Deb Price | Arizona Undermines Gay Families

Imagine having family health care one day and having it yanked away the next.

Your job hasn’t changed. And other public employees in your state — the ones working beside you at a university library or in a highway patrol car — continue to get insurance coverage for their loved ones.

Sound unfair? You betcha. But that’s exactly the prospect for gay state government workers in Arizona, where the legislature and Gov. Jan Brewer recently decided to revoke partner benefits.

The state’s heterosexual workers have the option of marrying to keep their family health care benefits. Arizona bans same-sex marriage, though.

So now, with the help of Lambda Legal, 10 gay state workers are suing in federal court to try to keep the state from stripping them of their family coverage.

The “here today, gone tomorrow” attitude of Arizona’s officials underscores how vulnerable those of us who’re gay will remain until every state and the federal government recognize our right to marry.

Arizona’s stinginess runs counter to positive developments elsewhere: New York’s top court ruled Nov. 19 that state agencies can continue recognizing out-of-state gay marriages for purposes of extending family coverage to public employees. Meanwhile, two federal judges with the Ninth Circuit Court of Appeals recently stood up for their gay court employees, who’ve been told by Uncle Sam that they can’t enroll their spouses in the federal benefits program.

Essentially, the judges said the executive branch can’t simply wave the so-called Defense of Marriage Act and force the judiciary to discriminate against its gay married employees. Judge Stephen Reinhardt said a gay court employee should be reimbursed for what he has to pay for private health coverage for his husband, while Chief Judge Alex Kozinski, a Ronald Reagan appointee, said a woman judicial attorney at the court is entitled to enroll her wife in the federal employee benefits program.

But in Arizona, couples like University of Arizona librarian Joseph Diaz and his partner, Ruben Jimenez, are worried about how they’ll come up with $300 a month to pay for Jimenez’s medicine and testing strips for high cholesterol and diabetes. The couple signed up for partner benefits created under Gov. Janet Napolitano in 2008, before she left to become secretary of Homeland Security.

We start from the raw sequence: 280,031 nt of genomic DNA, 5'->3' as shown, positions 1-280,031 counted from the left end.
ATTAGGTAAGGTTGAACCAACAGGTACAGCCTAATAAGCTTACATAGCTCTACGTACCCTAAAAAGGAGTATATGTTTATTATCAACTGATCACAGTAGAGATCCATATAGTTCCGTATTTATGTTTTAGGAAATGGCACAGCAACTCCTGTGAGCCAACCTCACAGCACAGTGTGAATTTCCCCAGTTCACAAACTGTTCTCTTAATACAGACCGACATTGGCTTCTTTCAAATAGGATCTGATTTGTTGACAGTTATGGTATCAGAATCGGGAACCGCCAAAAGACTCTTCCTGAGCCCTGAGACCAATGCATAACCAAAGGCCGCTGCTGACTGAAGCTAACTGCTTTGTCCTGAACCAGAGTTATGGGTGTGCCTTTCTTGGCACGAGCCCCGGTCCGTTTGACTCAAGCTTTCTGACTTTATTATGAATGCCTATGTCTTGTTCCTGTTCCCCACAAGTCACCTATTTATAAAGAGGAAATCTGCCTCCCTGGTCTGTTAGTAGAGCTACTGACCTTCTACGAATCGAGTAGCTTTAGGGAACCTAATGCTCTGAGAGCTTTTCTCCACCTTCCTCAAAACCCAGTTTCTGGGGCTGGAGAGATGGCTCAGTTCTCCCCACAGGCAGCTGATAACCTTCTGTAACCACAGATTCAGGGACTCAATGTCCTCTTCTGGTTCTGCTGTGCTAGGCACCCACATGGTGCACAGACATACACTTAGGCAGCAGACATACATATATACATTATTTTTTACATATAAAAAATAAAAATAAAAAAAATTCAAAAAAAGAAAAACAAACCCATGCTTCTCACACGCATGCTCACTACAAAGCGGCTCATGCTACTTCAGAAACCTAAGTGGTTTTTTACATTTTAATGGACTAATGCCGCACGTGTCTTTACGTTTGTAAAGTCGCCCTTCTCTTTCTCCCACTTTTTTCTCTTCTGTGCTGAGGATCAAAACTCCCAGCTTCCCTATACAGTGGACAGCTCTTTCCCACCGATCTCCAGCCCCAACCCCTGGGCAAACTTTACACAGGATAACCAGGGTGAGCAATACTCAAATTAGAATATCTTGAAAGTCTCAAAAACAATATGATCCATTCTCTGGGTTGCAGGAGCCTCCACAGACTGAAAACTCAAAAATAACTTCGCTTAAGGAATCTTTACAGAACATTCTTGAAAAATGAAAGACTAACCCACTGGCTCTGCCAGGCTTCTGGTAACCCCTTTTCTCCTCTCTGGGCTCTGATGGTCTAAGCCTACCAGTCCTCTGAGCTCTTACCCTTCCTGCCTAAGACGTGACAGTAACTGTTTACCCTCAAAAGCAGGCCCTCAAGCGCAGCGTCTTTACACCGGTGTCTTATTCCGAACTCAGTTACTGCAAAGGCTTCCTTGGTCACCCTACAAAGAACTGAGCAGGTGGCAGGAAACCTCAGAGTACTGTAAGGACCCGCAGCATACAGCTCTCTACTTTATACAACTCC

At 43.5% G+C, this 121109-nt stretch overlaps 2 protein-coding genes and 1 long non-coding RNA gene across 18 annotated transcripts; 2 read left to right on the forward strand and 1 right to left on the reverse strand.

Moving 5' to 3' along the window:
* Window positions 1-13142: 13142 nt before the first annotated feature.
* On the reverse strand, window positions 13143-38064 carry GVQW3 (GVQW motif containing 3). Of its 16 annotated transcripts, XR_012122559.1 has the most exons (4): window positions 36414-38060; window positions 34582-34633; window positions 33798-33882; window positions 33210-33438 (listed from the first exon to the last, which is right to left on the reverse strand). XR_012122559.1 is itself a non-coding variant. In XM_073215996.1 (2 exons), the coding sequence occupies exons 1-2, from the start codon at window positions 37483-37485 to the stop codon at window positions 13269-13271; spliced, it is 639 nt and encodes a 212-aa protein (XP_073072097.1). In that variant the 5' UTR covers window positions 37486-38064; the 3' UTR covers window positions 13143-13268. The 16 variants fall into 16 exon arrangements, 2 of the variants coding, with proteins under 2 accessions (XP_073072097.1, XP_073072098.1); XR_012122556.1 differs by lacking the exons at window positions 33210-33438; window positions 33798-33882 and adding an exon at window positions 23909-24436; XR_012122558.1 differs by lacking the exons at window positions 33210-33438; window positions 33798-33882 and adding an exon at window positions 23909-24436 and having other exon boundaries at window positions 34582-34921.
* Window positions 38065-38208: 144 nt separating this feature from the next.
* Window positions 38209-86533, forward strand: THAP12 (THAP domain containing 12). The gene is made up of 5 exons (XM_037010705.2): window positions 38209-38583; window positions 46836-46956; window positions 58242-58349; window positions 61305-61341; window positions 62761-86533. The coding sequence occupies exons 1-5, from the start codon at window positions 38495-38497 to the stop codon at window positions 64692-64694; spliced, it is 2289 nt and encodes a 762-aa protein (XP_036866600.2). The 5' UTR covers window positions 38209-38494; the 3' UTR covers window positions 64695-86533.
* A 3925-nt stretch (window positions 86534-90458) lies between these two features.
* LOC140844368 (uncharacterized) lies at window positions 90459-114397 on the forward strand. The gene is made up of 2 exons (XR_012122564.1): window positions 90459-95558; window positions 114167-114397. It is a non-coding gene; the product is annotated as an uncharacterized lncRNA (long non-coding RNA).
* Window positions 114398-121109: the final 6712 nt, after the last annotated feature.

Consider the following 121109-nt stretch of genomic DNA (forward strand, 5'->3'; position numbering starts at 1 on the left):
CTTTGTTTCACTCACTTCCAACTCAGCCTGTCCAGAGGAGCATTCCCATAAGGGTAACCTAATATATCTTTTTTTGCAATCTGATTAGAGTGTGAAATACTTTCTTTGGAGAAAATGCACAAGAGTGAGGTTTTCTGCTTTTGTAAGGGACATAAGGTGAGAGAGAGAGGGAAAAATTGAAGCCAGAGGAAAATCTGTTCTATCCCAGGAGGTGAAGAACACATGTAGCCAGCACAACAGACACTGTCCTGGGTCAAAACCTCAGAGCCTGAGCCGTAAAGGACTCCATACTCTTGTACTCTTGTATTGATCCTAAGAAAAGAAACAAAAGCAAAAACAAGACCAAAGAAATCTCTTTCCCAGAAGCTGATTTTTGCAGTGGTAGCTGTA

About 800 state workers enrolled, at a cost of $3.3 million. (The vast majority is believed to be heterosexual couples.) That’s a tiny fraction of the $650 million the state spent on employee health care. But the new budget signed into law this year deletes partner benefits. They are set to expire next Oct. 1.

Unless a federal judge rules that canceling partner benefits would violate the constitutional rights of gay couples since they can’t marry in Arizona, Leslie Kemp, a marketing coordinator at Northern Arizona University, and Jennifer Morris will see their finances thrown into disarray as they have their second child. And Judith McDaniel, a University of Arizona political science adjunct instructor, and Jan Schwartz, who continually needs eye exams, will be threatened with losing Schwartz’s coverage as they are saving for retirement. They were told Schwartz’s glaucoma would be a pre-existing condition and not covered under a private insurance plan, which would nevertheless have a $2,600 deductible and cost $335 a month. McDaniel’s current, no-deductible family coverage costs just $97.

Arizona Highway Patrol officer Tracy Collins would lose coverage for her partner, Diana Forrest, who has high blood pressure and whose job doesn’t offer health benefits.

“I put my life on the line every day for the people of Arizona just by going to work,” says Collins. “Losing Diana’s health coverage will put us in a desperate situation.”

If the state of Arizona gets lucky, a judge will save it from mean-spiritedness.

Otherwise, Arizona can expect that a great many dedicated gay cops, librarians, professors and other public servants will eventually move their talents — and their families — to friendlier states.

Copyright 2009